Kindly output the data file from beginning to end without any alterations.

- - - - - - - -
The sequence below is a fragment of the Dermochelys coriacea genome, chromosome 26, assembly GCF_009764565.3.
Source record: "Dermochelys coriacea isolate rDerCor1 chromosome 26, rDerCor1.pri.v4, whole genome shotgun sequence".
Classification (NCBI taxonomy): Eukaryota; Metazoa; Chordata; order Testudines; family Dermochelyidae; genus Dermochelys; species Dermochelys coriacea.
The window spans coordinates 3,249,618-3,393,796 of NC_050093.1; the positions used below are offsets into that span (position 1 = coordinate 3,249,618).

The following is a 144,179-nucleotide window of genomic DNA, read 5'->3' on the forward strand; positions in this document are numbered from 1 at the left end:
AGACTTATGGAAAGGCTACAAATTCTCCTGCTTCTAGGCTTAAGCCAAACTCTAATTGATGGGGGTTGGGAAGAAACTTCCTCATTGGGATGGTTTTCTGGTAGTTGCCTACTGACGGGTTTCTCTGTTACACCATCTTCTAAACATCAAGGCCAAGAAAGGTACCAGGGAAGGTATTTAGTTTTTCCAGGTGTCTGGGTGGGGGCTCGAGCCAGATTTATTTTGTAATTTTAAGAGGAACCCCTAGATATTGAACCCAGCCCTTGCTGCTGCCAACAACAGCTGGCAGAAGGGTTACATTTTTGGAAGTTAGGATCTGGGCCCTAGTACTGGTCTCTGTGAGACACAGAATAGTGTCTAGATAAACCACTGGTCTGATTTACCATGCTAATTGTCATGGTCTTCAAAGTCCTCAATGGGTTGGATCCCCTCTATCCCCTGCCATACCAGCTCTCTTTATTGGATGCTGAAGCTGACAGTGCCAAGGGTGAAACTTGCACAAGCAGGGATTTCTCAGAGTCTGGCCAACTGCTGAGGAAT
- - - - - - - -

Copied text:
The sequence below is a fragment of the Dermochelys coriacea genome, chromosome 26, assembly GCF_009764565.3.
Source record: "Dermochelys coriacea isolate rDerCor1 chromosome 26, rDerCor1.pri.v4, whole genome shotgun sequence".
Classification (NCBI taxonomy): Eukaryota; Metazoa; Chordata; order Testudines; family Dermochelyidae; genus Dermochelys; species Dermochelys coriacea.
The window spans coordinates 3,249,618-3,393,796 of NC_050093.1; the positions used below are offsets into that span (position 1 = coordinate 3,249,618).

The following is a 144,179-nucleotide window of genomic DNA, read 5'->3' on the forward strand; positions in this document are numbered from 1 at the left end:
AGACTTATGGAAAGGCTACAAATTCTCCTGCTTCTAGGCTTAAGCCAAACTCTAATTGATGGGGGTTGGGAAGAAACTTCCTCATTGGGATGGTTTTCTGGTAGTTGCCTACTGACGGGTTTCTCTGTTACACCATCTTCTAAACATCAAGGCCAAGAAAGGTACCAGGGAAGGTATTTAGTTTTTCCAGGTGTCTGGGTGGGGGCTCGAGCCAGATTTATTTTGTAATTTTAAGAGGAACCCCTAGATATTGAACCCAGCCCTTGCTGCTGCCAACAACAGCTGGCAGAAGGGTTACATTTTTGGAAGTTAGGATCTGGGCCCTAGTACTGGTCTCTGTGAGACACAGAATAGTGTCTAGATAAACCACTGGTCTGATTTACCATGCTAATTGTCATGGTCTTCAAAGTCCTCAATGGGTTGGATCCCCTCTATCCCCTGCCATACCAGCTCTCTTTATTGGATGCTGAAGCTGACAGTGCCAAGGGTGAAACTTGCACAAGCAGGGATTTCTCAGAGTCTGGCCAACTGCTGAGGAAT